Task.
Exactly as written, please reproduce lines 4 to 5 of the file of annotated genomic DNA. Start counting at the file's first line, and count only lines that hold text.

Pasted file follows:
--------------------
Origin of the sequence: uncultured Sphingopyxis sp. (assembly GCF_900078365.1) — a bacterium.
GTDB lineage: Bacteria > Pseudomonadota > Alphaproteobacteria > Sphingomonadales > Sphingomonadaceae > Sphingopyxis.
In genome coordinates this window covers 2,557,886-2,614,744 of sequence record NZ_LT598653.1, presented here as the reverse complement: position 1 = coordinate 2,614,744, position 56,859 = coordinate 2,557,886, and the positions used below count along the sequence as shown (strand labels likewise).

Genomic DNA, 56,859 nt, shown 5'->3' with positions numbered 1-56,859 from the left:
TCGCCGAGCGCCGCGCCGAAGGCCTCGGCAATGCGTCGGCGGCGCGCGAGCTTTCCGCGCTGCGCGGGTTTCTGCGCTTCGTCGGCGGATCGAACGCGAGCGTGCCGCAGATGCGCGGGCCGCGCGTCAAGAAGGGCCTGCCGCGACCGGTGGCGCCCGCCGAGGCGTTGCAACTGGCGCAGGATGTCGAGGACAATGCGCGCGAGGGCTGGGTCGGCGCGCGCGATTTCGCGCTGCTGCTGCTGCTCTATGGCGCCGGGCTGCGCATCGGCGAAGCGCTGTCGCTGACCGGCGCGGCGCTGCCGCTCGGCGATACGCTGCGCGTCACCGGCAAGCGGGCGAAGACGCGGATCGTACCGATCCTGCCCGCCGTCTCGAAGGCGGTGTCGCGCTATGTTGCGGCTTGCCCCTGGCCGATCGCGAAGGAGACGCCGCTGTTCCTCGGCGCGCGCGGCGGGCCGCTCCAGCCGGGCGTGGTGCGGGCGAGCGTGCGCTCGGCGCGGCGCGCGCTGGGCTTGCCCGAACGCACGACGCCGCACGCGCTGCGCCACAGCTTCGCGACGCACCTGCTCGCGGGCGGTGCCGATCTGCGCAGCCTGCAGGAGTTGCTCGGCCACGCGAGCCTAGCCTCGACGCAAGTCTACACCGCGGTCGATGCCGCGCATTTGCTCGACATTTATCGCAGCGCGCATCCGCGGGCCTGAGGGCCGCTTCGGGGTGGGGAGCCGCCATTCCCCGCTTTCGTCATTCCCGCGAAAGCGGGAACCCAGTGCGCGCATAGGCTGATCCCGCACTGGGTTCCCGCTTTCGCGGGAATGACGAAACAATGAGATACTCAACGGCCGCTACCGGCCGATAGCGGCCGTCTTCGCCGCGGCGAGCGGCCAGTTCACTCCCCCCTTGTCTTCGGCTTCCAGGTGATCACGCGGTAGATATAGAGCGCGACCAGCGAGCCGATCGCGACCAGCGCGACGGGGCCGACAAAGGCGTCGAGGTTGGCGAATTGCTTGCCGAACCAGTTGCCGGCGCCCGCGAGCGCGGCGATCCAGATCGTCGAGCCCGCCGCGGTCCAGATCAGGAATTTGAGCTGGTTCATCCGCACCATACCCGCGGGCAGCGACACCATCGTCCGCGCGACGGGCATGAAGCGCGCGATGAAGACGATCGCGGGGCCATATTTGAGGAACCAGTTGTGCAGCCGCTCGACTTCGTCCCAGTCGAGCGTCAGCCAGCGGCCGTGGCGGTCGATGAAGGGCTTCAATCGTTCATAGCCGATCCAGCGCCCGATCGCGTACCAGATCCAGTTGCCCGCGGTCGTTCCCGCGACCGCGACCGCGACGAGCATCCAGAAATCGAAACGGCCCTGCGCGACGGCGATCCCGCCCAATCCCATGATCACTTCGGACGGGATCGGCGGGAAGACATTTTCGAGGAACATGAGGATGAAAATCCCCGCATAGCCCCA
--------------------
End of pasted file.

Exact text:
Genomic DNA, 56,859 nt, shown 5'->3' with positions numbered 1-56,859 from the left:
TCGCCGAGCGCCGCGCCGAAGGCCTCGGCAATGCGTCGGCGGCGCGCGAGCTTTCCGCGCTGCGCGGGTTTCTGCGCTTCGTCGGCGGATCGAACGCGAGCGTGCCGCAGATGCGCGGGCCGCGCGTCAAGAAGGGCCTGCCGCGACCGGTGGCGCCCGCCGAGGCGTTGCAACTGGCGCAGGATGTCGAGGACAATGCGCGCGAGGGCTGGGTCGGCGCGCGCGATTTCGCGCTGCTGCTGCTGCTCTATGGCGCCGGGCTGCGCATCGGCGAAGCGCTGTCGCTGACCGGCGCGGCGCTGCCGCTCGGCGATACGCTGCGCGTCACCGGCAAGCGGGCGAAGACGCGGATCGTACCGATCCTGCCCGCCGTCTCGAAGGCGGTGTCGCGCTATGTTGCGGCTTGCCCCTGGCCGATCGCGAAGGAGACGCCGCTGTTCCTCGGCGCGCGCGGCGGGCCGCTCCAGCCGGGCGTGGTGCGGGCGAGCGTGCGCTCGGCGCGGCGCGCGCTGGGCTTGCCCGAACGCACGACGCCGCACGCGCTGCGCCACAGCTTCGCGACGCACCTGCTCGCGGGCGGTGCCGATCTGCGCAGCCTGCAGGAGTTGCTCGGCCACGCGAGCCTAGCCTCGACGCAAGTCTACACCGCGGTCGATGCCGCGCATTTGCTCGACATTTATCGCAGCGCGCATCCGCGGGCCTGAGGGCCGCTTCGGGGTGGGGAGCCGCCATTCCCCGCTTTCGTCATTCCCGCGAAAGCGGGAACCCAGTGCGCGCATAGGCTGATCCCGCACTGGGTTCCCGCTTTCGCGGGAATGACGAAACAATGAGATACTCAACGGCCGCTACCGGCCGATAGCGGCCGTCTTCGCCGCGGCGAGCGGCCAGTTCACTCCCCCCTTGTCTTCGGCTTCCAGGTGATCACGCGGTAGATATAGAGCGCGACCAGCGAGCCGATCGCGACCAGCGCGACGGGGCCGACAAAGGCGTCGAGGTTGGCGAATTGCTTGCCGAACCAGTTGCCGGCGCCCGCGAGCGCGGCGATCCAGATCGTCGAGCCCGCCGCGGTCCAGATCAGGAATTTGAGCTGGTTCATCCGCACCATACCCGCGGGCAGCGACACCATCGTCCGCGCGACGGGCATGAAGCGCGCGATGAAGACGATCGCGGGGCCATATTTGAGGAACCAGTTGTGCAGCCGCTCGACTTCGTCCCAGTCGAGCGTCAGCCAGCGGCCGTGGCGGTCGATGAAGGGCTTCAATCGTTCATAGCCGATCCAGCGCCCGATCGCGTACCAGATCCAGTTGCCCGCGGTCGTTCCCGCGACCGCGACCGCGACGAGCATCCAGAAATCGAAACGGCCCTGCGCGACGGCGATCCCGCCCAATCCCATGATCACTTCGGACGGGATCGGCGGGAAGACATTTTCGAGGAACATGAGGATGAAAATCCCCGCATAGCCCCA